She taught us to play Bezique, an obscure card game and preferred this to TV. She frequently took us with her on her regular visits to various family members around the village, walking miles in the process. When Don fell ill she nursed him at home, and, according to my mother, not always devotedly. I think she found it hard to see him like that and had little help except for an occasional visit by the local nurse and doctor. In those days respite care and sophisticated drug therapy just didn't exist. After his death she declined in health and Elsie died of heart failure in 1962 aged 65. More on Elsies family, the Pages appears later.) They had one son, David John. 

David John Hildick-Smith was born at The Barn on 9/1/1928.  He suffered a bad bout of rheumatic fever as a child and had a weak heart for most of his life, although at 6ft 7 inches tall and weighing 17 stones he always gave the impression of being very physically fit. He attended Chaddesley Corbett Endowed School and Hartlebury Grammar School but, by his own admission, never really took to learning. He worked for his uncles at various Page family farms but in the decline of agriculture after the war he took up security work, serving as a Works policeman at Hartlebury Rocket Research Establishment for many years. He was a great handyman and turned his hand to almost any sort of construction, decorating, plumbing or gardening job. The Barn had a large garden and it was always well cultivated to produce fruit and vegetables for the ever swelling ranks. In fact he was offered the opportunity to go to South Africa before the 2nd World War to help on the family farms there but his mother would not let him go. He did not serve in WW2, primarily because of his heart problems and age, but also in support of the wartime food production effort. He met his future wife just after the war. She had come to Chaddesley Corbett after service in the Land Army, to look after horses.David was married in Hendon, London in 1948 and lived at The Barn with Don and Elsie.They had 5 children.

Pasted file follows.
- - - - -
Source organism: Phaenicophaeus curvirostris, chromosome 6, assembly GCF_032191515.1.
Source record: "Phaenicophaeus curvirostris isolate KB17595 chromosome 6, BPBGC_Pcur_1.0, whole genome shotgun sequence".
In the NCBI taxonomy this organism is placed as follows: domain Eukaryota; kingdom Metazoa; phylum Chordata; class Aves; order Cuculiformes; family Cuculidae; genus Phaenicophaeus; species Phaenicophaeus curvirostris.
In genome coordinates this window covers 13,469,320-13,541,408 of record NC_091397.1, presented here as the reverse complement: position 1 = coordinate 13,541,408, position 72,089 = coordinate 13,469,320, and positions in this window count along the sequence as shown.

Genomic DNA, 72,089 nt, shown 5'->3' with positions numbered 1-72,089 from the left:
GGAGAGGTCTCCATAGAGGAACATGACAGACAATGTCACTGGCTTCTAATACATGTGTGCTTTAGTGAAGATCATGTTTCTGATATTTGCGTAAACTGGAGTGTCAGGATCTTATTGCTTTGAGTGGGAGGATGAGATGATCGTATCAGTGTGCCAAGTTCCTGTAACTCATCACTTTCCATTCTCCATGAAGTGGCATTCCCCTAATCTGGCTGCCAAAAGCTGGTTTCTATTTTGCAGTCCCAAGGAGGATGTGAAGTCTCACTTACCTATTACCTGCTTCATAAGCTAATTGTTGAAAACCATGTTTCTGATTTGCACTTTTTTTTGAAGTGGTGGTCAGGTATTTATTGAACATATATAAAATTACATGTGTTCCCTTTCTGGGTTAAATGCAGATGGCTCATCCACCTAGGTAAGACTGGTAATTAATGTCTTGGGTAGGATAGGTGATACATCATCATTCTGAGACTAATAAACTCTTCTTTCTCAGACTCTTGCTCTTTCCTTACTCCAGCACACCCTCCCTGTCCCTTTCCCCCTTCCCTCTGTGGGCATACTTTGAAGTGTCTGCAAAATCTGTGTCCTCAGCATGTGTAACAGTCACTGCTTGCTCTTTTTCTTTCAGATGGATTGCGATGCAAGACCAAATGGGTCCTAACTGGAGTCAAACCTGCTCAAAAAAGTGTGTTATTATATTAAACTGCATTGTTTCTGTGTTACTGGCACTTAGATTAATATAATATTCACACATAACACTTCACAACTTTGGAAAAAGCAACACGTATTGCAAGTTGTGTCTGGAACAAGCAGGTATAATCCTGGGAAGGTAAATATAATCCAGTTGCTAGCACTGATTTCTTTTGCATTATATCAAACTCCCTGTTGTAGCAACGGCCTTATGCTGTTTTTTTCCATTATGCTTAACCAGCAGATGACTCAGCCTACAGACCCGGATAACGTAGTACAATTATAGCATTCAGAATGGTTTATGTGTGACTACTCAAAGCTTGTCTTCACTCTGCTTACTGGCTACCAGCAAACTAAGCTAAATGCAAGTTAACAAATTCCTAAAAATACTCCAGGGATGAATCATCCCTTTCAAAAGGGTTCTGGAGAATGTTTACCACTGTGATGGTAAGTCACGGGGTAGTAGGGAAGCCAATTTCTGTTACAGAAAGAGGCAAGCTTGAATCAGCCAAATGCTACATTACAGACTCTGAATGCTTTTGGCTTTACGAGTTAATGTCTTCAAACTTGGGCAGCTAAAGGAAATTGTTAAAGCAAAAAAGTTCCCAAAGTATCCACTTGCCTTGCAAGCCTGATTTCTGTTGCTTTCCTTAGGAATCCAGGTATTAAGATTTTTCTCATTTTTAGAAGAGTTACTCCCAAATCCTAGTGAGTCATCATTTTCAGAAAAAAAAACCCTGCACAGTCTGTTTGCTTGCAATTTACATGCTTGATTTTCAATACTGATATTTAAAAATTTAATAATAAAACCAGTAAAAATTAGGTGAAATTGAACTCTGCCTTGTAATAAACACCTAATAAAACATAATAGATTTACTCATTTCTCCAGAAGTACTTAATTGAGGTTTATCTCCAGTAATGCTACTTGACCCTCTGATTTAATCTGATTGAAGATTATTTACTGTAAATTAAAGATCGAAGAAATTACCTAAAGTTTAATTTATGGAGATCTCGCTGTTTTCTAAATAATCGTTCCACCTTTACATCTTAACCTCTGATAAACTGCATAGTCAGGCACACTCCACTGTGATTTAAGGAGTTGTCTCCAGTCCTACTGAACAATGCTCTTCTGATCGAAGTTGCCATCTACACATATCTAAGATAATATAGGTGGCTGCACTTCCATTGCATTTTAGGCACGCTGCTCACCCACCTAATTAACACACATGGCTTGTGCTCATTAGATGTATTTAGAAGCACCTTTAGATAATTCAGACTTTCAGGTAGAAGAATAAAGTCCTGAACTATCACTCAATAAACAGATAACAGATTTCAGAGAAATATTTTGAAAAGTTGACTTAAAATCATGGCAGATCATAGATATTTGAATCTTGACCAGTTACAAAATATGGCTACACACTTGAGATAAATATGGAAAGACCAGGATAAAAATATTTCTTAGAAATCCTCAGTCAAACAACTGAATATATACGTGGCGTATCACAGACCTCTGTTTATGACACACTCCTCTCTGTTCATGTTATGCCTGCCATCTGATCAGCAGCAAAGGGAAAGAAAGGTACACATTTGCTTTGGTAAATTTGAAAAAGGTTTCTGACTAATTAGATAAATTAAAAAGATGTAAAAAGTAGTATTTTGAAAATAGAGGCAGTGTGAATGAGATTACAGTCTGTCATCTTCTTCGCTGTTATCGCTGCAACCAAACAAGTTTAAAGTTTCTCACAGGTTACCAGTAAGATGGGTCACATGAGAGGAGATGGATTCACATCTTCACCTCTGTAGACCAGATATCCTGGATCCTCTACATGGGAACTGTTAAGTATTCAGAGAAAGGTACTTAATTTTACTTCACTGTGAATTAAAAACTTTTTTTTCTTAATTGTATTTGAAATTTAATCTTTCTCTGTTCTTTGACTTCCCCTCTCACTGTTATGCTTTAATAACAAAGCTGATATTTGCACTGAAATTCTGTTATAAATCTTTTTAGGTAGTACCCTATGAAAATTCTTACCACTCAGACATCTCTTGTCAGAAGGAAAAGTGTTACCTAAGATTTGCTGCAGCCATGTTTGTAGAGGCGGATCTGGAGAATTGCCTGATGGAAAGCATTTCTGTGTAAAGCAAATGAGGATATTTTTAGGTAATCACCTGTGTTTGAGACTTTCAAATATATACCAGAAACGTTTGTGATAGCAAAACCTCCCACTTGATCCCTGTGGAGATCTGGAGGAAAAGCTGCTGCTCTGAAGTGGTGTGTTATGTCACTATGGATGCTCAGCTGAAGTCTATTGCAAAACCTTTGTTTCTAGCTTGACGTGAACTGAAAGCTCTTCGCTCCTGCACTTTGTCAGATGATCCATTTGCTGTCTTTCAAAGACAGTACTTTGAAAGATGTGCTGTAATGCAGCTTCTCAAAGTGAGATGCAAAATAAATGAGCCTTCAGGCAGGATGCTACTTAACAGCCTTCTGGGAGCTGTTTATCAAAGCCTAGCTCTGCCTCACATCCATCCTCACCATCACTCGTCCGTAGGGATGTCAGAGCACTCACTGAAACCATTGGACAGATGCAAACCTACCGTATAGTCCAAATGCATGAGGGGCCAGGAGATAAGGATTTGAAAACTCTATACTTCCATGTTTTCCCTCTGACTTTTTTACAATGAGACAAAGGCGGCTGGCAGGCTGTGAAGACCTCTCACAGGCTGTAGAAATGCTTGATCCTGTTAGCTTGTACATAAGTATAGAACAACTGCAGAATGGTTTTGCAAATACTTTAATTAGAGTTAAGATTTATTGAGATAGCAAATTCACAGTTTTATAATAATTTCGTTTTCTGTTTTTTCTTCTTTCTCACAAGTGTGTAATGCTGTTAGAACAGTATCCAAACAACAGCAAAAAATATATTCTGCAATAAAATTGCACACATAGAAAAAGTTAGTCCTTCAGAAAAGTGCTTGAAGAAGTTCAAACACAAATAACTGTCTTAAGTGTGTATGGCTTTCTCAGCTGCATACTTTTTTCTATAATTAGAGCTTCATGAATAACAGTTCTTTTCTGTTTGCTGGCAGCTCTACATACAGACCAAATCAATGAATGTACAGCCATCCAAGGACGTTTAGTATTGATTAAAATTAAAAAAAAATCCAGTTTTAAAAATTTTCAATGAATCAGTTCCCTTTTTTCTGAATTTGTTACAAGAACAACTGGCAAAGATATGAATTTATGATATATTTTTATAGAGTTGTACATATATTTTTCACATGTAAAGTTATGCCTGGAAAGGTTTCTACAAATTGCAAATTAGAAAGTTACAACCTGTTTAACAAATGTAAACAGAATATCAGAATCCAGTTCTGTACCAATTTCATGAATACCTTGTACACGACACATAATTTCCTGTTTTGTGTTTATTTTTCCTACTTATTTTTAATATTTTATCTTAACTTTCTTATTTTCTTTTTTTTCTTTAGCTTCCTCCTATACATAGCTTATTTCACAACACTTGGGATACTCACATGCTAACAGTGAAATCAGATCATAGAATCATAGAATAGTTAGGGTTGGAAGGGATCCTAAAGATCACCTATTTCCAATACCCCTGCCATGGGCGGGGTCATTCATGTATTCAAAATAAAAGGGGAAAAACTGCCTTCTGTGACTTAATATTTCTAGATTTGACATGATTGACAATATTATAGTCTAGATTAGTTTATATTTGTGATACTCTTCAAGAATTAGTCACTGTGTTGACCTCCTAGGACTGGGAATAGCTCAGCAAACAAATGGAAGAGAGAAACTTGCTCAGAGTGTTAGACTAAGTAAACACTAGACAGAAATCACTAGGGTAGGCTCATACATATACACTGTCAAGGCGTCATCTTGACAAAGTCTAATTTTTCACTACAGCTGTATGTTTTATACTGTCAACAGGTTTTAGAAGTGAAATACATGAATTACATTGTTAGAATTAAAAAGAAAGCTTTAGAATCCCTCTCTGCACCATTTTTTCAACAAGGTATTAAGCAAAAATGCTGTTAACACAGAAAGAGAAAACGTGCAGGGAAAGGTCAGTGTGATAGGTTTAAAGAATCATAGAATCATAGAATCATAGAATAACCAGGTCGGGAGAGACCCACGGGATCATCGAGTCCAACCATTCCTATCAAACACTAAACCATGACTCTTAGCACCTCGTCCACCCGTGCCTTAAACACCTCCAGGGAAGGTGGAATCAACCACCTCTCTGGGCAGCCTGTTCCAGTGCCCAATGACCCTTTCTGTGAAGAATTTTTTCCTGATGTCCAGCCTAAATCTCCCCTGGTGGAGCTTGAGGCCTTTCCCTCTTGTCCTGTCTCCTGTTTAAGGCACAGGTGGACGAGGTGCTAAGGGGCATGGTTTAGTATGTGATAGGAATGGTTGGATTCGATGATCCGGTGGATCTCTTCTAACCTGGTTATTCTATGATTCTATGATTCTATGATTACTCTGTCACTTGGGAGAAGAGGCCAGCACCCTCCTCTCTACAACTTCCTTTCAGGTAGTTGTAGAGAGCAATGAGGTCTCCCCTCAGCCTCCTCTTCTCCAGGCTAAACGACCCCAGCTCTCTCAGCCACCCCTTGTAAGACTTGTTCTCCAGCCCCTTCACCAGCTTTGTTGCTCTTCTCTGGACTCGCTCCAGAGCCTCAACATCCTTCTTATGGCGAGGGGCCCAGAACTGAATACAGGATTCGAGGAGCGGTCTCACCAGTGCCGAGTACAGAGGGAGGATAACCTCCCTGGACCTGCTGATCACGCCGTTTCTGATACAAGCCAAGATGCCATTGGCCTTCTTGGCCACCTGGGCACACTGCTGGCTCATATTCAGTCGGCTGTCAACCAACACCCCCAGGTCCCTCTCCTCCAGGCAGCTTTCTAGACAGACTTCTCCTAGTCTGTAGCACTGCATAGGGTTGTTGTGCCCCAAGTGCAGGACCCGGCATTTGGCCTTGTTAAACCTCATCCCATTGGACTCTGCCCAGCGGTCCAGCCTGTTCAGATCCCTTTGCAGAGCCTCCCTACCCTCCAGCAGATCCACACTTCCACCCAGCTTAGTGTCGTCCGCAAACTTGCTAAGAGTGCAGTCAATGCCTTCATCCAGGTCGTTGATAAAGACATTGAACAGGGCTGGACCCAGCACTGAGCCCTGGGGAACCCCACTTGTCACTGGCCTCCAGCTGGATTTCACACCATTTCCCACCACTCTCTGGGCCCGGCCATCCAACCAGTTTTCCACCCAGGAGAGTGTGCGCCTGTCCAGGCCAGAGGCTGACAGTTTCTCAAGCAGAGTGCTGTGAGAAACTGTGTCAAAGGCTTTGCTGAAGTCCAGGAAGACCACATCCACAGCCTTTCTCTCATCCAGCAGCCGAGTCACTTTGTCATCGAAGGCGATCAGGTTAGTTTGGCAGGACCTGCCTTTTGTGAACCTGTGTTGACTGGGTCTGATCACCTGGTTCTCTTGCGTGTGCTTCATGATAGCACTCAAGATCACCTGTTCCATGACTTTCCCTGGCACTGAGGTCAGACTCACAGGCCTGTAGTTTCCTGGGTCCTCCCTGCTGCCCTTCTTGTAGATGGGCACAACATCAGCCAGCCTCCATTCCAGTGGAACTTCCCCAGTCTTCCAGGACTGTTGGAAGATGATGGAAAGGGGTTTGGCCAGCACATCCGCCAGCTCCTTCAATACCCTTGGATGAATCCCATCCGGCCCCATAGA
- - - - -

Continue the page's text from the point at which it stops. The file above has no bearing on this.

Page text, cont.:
David John Hildick-Smith died on 24/12/1984 of a pulmonary embolism and is buried in the churchyard of St Cassians Church, Chaddesley Corbett.